ELISE
Gender: Feminine
Usage: German, Norwegian, Danish, Swedish, Dutch, English
Pronounced: eh-LEE-zə(German) eh-LEE-seh(Norwegian, Danish, Swedish) i-LEES(English) EE-lees(English)
Rating: 60% based on 1 vote
Short form of ELIZABETH.
ÉLODIE
Gender: Feminine
Usage: French
Pronounced: EH-LAW-DEE
Rating: 30% based on 3 votes
French form of ALODIA.
ELSPETH
Gender: Feminine
Usage: Scottish
Pronounced: EHLS-peth
Rating: 30% based on 1 vote
Scottish form of ELIZABETH.
ENVER
Gender: Masculine
Usage: Turkish, Bosnian
Rating: 17% based on 3 votes
Turkish and Bosnian form of ANWAR.
ERIKA
Gender: Feminine
Usage: Swedish, Norwegian, Danish, Finnish, German, Hungarian, Czech, Slovak, Slovene, Croatian, English, Italian
Pronounced: eh-REE-kah(Swedish, Norwegian) EH-ree-kah(Finnish) EH-ree-ka(German, Slovak) EH-ree-kaw(Hungarian) EHR-i-kə(English)
Rating: 60% based on 2 votes
Feminine form of ERIK. It also coincides with the word for "heather" in some languages.
FELIX
Gender: Masculine
Usage: German, Dutch, Swedish, Norwegian, Danish, English, Romanian, Ancient Roman, Biblical, Biblical Latin
Pronounced: FEH-liks(German, Swedish) FAY-liks(Dutch) FEE-liks(English) FEH-leeks(Classical Latin)
Rating: 63% based on 36 votes
From a Roman cognomen meaning "lucky, successful" in Latin. It was acquired as an agnomen, or nickname, by the 1st-century BC Roman general Sulla. It also appears in the New Testament belonging to the governor of Judea who imprisoned Saint Paul.

Due to its favourable meaning, this name was popular among early Christians, being borne by many early saints and four popes. It has been used in England since the Middle Ages, though it has been more popular in continental Europe. A notable bearer was the German composer Felix Mendelssohn (1809-1847).

FIAMMETTA
Gender: Feminine
Usage: Italian
Pronounced: fyam-MEHT-ta
Rating: 53% based on 3 votes
Derived from Italian fiamma meaning "flame" combined with a diminutive suffix.
FÍONA
Gender: Feminine
Usage: Irish
Rating: 55% based on 13 votes
Derived from Irish fíon meaning "wine".
FIONA
Gender: Feminine
Usage: Scottish, English
Pronounced: fee-O-nə(English)
Rating: 69% based on 19 votes
Feminine form of FIONN. This name was (first?) used by the Scottish poet James Macpherson in his poem Fingal (1762), in which it is spelled as Fióna.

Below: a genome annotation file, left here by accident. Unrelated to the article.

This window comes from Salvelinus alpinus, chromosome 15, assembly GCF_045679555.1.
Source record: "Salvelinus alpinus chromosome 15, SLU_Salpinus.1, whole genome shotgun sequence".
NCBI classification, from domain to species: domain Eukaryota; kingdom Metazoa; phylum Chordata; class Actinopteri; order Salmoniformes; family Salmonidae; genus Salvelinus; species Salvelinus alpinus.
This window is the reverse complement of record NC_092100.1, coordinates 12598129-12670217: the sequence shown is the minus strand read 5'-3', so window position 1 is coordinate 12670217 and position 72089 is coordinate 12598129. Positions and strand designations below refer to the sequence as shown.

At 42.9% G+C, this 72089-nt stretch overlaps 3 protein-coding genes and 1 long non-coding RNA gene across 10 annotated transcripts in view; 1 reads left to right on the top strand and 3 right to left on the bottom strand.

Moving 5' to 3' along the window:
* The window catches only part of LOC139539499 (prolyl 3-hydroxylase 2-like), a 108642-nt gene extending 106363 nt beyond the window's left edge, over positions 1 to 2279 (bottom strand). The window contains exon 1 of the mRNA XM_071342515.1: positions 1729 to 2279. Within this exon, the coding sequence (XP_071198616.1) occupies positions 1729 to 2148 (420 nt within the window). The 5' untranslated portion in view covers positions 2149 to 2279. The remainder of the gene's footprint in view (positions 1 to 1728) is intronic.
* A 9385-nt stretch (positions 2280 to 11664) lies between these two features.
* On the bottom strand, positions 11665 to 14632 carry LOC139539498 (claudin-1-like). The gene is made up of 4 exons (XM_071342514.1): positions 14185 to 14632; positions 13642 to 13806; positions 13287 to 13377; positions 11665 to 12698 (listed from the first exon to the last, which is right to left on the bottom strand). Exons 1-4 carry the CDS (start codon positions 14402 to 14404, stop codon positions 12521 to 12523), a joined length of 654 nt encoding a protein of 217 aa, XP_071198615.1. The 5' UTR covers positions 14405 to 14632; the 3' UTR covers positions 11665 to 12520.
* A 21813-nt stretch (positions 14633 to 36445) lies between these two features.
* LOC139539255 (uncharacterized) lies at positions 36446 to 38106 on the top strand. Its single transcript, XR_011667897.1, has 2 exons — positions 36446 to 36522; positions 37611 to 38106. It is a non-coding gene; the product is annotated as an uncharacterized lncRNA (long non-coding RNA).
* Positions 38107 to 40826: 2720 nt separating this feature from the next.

FLANNERY
Gender: Feminine & Masculine
Usage: English (Rare)
Pronounced: FLAN-ə-ree
Rating: 61% based on 7 votes
From an Irish surname that was derived from Ó Flannghaile meaning "descendant of Flannghal". The given name Flannghal means "red valour". A famous bearer was American author Flannery O'Connor (1925-1964).
FRANK (1)
Gender: Masculine
Usage: English, German, Dutch, French
Pronounced: FRANGK(English, German) FRAHNGK(Dutch) FRAHNK(French)
Rating: 46% based on 17 votes
From a Germanic name that referred to a member of the Germanic tribe, the Franks. The Franks settled in the regions now called France and the Netherlands in the 3rd and 4th century. They possibly derived their tribal name from the name of a type of spear that they used. From medieval times, the various forms of this name have been commonly conflated with the various forms of Francis.

The name was brought to England by the Normans. Notable bearers include author L. Frank Baum (1856-1919), architect Frank Lloyd Wright (1867-1959), and singer Frank Sinatra (1915-1998).

FREJA
Gender: Feminine
Usage: Danish, Swedish
Pronounced: FRIE-ah(Danish) FRAY-ah(Swedish)
Rating: 65% based on 2 votes
Danish and Swedish form of FREYA.
FREY
Gender: Masculine
Usage: Norse Mythology
Pronounced: FRAY(English)
Rating: 40% based on 2 votes
Variant of FREYR.
GABRIELA
Gender: Feminine
Usage: Portuguese, Polish, Romanian, Spanish, German, Czech, Slovak, Croatian, Bulgarian
Other Scripts: Габриела(Bulgarian)
Pronounced: gab-RYEH-la(Polish) ga-BRYEH-la(Spanish) ga-bree-EH-la(German) GA-bri-yeh-la(Czech) GA-bree-eh-la(Slovak)
Rating: 49% based on 32 votes
Feminine form of GABRIEL.
GABRIELLA
Gender: Feminine
Usage: Italian, Hungarian, English, Swedish
Pronounced: ga-bree-EHL-la(Italian) GAWB-ree-ehl-law(Hungarian) ga-bree-EHL-ə(English) gah-bree-EHL-lah(Swedish)
Rating: 48% based on 32 votes
Feminine form of GABRIEL.
GABRIELLE
Gender: Feminine
Usage: French, English
Pronounced: GA-BREE-YEHL(French) gab-ree-EHL(English)
Rating: 56% based on 30 votes
French feminine form of GABRIEL. This was the real name of French fashion designer Coco Chanel (1883-1971).
GABRIJELA
Gender: Feminine
Usage: Croatian
Rating: 41% based on 16 votes
Croatian feminine form of GABRIEL.
GALEN
Gender: Masculine
Usage: English
Pronounced: GAY-lən
Rating: 38% based on 11 votes